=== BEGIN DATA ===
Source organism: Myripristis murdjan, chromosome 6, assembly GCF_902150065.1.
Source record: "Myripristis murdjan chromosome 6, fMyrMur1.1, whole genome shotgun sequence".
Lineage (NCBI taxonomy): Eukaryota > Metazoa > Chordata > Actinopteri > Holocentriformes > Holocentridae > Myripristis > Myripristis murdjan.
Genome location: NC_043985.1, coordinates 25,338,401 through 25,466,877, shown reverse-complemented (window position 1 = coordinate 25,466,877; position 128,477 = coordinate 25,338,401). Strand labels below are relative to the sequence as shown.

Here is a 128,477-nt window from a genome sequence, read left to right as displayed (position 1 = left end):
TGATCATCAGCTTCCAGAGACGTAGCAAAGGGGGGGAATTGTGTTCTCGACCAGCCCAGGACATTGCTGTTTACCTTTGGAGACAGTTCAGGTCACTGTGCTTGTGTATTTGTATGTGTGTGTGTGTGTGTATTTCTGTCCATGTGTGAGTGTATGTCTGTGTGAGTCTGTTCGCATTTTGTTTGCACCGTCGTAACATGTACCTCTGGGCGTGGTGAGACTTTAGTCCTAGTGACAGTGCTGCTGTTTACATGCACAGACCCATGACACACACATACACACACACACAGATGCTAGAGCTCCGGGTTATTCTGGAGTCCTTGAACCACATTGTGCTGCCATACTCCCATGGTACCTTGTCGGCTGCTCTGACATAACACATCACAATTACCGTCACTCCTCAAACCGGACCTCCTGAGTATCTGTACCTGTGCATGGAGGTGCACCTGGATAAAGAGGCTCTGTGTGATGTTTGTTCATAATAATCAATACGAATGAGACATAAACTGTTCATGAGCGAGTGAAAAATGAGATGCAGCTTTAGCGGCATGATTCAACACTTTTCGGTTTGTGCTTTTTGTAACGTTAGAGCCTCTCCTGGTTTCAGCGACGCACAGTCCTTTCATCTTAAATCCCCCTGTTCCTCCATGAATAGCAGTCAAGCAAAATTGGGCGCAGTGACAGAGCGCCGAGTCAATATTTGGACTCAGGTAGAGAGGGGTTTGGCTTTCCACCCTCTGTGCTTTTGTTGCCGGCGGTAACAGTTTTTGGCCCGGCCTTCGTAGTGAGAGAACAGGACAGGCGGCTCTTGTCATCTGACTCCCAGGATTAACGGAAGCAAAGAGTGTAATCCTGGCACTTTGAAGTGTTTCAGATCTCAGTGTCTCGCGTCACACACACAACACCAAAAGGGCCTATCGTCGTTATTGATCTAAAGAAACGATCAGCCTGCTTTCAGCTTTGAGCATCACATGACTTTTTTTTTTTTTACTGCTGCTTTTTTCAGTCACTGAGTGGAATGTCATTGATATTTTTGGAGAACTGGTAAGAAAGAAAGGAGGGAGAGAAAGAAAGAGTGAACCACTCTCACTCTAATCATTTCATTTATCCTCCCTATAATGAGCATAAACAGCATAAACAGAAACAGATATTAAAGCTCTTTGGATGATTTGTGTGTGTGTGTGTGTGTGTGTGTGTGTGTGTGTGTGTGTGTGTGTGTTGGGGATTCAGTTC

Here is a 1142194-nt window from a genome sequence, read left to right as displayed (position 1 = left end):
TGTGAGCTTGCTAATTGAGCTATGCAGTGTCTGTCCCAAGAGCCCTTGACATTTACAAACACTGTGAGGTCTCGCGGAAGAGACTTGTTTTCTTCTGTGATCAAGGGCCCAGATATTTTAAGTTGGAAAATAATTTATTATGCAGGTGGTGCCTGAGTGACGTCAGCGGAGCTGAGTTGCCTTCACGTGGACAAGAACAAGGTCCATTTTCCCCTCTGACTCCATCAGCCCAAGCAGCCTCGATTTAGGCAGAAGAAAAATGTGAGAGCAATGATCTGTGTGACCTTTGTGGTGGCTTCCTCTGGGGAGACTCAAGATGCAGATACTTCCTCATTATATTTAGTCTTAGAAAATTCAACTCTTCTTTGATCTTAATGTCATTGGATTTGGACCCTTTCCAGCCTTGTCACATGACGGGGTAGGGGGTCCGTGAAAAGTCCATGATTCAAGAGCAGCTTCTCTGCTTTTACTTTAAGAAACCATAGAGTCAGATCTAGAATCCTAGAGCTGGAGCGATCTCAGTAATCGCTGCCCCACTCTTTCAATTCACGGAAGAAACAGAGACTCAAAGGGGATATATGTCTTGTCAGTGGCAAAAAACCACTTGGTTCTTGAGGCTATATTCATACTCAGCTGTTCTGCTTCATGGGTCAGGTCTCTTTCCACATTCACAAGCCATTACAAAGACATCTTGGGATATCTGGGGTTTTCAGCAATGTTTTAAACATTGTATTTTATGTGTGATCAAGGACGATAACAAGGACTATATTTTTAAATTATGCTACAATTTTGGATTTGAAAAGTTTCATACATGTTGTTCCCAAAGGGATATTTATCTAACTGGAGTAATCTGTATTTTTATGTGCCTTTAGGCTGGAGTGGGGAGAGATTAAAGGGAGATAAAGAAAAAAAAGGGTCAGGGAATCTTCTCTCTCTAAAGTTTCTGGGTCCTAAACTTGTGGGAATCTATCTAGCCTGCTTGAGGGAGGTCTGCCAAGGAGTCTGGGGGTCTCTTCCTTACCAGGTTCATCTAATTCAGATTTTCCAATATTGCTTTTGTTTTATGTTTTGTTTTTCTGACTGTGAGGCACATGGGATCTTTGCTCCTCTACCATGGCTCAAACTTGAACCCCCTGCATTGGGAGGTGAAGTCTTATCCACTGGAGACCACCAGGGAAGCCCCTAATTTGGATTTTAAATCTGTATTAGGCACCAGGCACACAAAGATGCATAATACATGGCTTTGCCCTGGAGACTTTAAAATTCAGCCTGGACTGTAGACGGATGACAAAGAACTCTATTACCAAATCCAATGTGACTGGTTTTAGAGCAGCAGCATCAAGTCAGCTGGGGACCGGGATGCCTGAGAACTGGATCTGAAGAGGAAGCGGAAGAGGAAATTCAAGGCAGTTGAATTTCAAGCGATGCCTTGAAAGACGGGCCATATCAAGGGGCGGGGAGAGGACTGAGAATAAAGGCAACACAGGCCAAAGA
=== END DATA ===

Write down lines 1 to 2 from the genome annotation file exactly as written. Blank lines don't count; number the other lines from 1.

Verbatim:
Source organism: Myripristis murdjan, chromosome 6, assembly GCF_902150065.1.
Source record: "Myripristis murdjan chromosome 6, fMyrMur1.1, whole genome shotgun sequence".